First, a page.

I don’t want this review to be completely negative, though. I found the movie to be generally boring and not super interesting, but there were some interesting moments. The overall plot was interesting and could have been, but wasn’t, set in Asimov’s world. Effects-wise, Sonny looks kind of amazing and when the robots fight each other, they don’t seem like people in robot suits fighting. On the other hand, the CGI doesn’t look great when too many robots are together. The one on one robot fight towards the end looked great, but the big battle at the storage units just seemed too fake.

You’ll notice I’m not complaining about how far away from Asimov’s book the movie is, most notably that it’s set on an Earth that has robots walking around (they were banned from being used on Earth in the books). I can understand not being able to make a movie based on the entire book. It would have been crazy expensive, though according to Wikipedia Harlan Ellison tried in the late 70s. Deemed too costly, the movie was shelved but the script was eventually published as I, Robot: The Illustrated Screenplay in 1994. I definitely want to check that out. I even like the idea of making a movie that would fit in with Asimov’s stories even if it didn’t directly draw from one of the actual stories, but that’s not what this is. Maybe someone with vision and some clout will come along and work their magic. I won’t be holding by breath.


Ambitious Reading List: I, Robot by Isaac Asimov

i robotI’ve always known that I’m a pretty slow reader, but seeing my progress since writing about my ambitious summer reading list back in May is kind of depressing. I quit Great Expectations and didn’t read Crime and Punishment again as I originally planned, I finished War of the Worlds, but didn’t really enjoy it and finally got a book I both liked and finished with Great Gatsby. So, in seven months, I’ve read three books. Technically, I snuck Mr. S and lots and lots of trades in that time span too, but I think I need to dedicate more time to reading books.

For anyone who might not be familiar with Isaac Asimov’s I, Robot, it’s a series of short stories documenting the evolution of robots in a society that eventually moved to space where the bots were utilized. The earlier stories feature trouble shooters Gregory Powell and Mike Donovan who often find themselves in the middle of strange robotic occurrences like one thinking himself a superior being to humans (he doesn’t even believe in Earth because he was never “conscious” there) and ones doing random dances in formation. The real main character, though, is Dr. Susan Calvin a robopsychologist who also finds herself in the middle of some unusual occurrences like a psychic robot. Most of the adventures revolve around our characters trying to figure out what’s wrong with the robots using the Three Laws of Robotics which are as follows:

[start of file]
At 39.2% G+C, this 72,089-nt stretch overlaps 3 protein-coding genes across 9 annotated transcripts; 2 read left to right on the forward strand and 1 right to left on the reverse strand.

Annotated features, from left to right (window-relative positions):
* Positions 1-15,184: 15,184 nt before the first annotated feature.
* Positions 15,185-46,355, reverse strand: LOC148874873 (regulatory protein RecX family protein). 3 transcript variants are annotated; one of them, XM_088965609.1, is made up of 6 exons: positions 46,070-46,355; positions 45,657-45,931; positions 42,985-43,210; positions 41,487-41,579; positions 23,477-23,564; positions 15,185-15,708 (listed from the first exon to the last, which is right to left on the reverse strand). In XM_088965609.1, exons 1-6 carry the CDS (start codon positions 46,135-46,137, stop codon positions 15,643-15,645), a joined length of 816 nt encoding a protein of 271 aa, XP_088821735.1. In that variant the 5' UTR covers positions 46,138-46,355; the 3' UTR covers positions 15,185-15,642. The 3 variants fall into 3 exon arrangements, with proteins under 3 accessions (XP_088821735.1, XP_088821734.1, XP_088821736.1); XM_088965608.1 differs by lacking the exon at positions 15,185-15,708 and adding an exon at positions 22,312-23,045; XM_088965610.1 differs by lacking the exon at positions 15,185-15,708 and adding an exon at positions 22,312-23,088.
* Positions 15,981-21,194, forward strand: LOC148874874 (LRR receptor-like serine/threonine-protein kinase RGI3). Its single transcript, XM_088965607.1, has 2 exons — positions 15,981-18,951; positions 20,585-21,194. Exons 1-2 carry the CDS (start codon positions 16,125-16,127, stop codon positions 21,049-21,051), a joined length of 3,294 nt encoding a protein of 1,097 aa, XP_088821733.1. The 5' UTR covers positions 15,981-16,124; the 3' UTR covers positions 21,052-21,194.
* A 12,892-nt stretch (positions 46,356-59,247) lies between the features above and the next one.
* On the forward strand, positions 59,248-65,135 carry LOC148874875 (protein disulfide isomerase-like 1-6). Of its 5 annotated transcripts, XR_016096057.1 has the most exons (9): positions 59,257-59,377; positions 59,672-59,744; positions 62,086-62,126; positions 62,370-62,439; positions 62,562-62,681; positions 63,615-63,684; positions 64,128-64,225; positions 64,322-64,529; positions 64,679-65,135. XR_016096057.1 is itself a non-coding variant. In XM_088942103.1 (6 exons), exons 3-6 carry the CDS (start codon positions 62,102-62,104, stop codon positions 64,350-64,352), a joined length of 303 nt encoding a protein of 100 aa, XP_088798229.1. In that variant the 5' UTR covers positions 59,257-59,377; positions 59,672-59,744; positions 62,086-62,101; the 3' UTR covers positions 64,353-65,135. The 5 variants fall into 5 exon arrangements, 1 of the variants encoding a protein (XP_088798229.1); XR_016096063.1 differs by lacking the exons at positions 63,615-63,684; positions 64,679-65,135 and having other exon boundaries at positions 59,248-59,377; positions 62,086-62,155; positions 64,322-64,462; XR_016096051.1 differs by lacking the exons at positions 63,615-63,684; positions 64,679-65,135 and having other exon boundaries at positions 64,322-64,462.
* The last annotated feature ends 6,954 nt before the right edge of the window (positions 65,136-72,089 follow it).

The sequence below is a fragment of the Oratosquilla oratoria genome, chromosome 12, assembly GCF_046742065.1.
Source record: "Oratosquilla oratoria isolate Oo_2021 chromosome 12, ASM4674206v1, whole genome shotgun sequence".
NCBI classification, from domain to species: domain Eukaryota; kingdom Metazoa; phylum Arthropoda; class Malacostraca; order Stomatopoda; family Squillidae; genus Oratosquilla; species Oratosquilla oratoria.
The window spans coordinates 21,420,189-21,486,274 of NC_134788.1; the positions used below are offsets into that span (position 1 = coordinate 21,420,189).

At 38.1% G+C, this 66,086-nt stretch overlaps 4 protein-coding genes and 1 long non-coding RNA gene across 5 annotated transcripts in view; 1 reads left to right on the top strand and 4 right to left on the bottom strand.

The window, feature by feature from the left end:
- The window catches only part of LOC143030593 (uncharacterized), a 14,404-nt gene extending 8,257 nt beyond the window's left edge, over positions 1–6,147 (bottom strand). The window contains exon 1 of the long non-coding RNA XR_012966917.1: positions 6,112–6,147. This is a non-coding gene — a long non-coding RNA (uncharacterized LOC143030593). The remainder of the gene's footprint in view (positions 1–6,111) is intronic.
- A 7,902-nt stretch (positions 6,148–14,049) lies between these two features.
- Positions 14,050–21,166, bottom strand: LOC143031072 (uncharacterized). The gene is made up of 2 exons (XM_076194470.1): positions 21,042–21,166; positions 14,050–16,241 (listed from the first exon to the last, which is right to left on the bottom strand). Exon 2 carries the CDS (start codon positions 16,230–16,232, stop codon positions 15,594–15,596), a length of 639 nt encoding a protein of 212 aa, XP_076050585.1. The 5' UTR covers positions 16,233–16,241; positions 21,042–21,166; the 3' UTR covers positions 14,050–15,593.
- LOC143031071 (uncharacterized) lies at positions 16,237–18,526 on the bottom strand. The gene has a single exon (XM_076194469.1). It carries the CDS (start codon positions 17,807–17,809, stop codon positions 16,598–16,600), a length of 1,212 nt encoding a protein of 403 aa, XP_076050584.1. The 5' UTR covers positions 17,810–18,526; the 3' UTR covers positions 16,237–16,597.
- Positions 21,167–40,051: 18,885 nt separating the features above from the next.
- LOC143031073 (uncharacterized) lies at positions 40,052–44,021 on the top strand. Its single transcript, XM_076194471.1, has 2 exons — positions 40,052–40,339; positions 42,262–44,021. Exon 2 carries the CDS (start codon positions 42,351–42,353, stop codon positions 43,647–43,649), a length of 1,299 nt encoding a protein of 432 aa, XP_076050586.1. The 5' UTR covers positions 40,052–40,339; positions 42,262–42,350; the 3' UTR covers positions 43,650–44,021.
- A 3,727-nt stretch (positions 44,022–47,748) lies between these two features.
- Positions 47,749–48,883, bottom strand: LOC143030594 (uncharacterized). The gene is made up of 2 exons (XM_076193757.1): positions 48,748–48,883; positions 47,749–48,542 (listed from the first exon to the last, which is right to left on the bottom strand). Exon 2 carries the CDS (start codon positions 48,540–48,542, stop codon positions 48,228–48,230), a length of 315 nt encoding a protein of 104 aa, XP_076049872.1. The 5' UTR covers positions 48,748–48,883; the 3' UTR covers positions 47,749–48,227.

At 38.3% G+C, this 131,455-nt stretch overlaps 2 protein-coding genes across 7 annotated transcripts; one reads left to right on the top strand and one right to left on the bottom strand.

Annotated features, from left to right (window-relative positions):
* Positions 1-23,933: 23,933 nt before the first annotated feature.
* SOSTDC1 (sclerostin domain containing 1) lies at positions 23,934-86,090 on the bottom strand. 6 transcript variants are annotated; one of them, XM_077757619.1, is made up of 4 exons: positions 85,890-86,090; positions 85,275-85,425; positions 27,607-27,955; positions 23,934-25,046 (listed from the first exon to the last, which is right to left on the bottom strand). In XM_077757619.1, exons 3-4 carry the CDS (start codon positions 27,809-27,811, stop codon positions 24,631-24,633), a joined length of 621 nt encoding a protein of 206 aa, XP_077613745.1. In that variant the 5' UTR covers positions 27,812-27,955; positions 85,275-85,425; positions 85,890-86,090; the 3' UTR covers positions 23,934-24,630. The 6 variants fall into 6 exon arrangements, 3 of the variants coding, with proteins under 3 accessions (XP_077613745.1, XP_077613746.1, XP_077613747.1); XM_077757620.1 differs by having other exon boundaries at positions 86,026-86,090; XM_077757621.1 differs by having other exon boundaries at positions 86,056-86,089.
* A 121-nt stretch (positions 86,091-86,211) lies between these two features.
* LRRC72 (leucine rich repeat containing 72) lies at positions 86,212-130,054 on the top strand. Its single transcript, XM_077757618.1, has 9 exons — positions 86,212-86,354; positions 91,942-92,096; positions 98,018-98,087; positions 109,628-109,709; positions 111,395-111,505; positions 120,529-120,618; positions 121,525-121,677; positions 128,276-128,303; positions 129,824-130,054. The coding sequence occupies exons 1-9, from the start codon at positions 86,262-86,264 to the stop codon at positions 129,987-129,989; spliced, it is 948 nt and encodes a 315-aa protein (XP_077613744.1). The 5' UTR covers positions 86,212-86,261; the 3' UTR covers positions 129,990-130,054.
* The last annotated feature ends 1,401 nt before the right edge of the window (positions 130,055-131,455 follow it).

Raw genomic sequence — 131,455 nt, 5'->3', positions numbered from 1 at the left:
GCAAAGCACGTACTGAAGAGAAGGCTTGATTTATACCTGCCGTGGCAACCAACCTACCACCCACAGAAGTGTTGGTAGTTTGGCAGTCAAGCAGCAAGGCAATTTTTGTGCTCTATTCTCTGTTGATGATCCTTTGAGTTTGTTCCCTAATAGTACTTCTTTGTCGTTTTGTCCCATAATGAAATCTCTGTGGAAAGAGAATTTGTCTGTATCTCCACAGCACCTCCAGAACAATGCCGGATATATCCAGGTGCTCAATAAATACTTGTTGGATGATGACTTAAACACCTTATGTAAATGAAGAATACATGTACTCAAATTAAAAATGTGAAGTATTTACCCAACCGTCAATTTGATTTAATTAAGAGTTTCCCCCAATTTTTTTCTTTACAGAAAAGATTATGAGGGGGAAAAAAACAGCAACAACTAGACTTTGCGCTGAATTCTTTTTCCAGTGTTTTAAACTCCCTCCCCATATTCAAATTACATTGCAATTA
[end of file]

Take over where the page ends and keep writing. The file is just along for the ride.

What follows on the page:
1. A robot may not injure a human being or, through inaction, allow a human being to come to harm.
2. A robot must obey any orders given to it by human beings, except where such orders would conflict with the First Law.
3. A robot must protect its own existence as long as such protection does not conflict with the First or Second Law.

Overall, I dug the book, but I didn’t find it super engaging. The plots were really interesting in a mystery sense. One of the main characters is presented with a problem involving a robot, then you go through the process of them using their brains to figure it out. The problem, though, is that the human characters aren’t the most engaging of all time. In fact, I had a really hard time keeping track of which one was Powell and which one was Donovan considering they were always basically doing the same thing: yelling at each other and trying to understand robots. Calvin gets more of an arc, I guess, as a character since she’s the through story for all the vignettes, but even then, she pretty much stays the same. We get a little glance of her liking someone, but that doesn’t go anywhere and then, in the end, she may or may not have a thing with Stephen Byerley, a man who was never proven not to be a robot. It’s actually kind of funny that Byerley, a politician who was accused of being a robot, which was never proven, even after he died and was atomized, wound up being the most interesting character in the stories. He’s tricky, funny and shows a depth that puts the other characters, who generally can be summed up in a quick sentence, to shame.

Aside from the character stuff, it was really interesting reading the sci-fi aspects of the stories which were originally published as short stories in sci-fi mags like Super Science Stories and Astounding Science Fiction between 1940 and 1950. It’s funny reading this book 60 years after it was written and seeing what Asimov got right and what he didn’t. I’m mostly thinking about how machines communicate silently with one another today and didn’t seem to be able to do that in the book. My cell phone and laptop aren’t running around doing synchronized marches when I’m not looking, so I’m not complaining. Also, I’m still waiting for my personal robot. Asimov also completely nailed the idea of religious zealots getting involved in pretty much everything. The ones in the book don’t seem too far removed from Tea Partiers.

One last quick thing I wanted to mention, the scene in “Evidence” with Byerley’s campaign manager asking him not to go out on a balcony for fear of assassination must have seemed ludicrous when the book was first written, but sounds prophetic now, especially considering the manager’s name is Lenton. Weird. And with that, I’m moving on to Lolita. I started it off and greatly appreciates Nabokov using such short chapters! It is a little creepy though and I don’t expect that factor to go away as I read.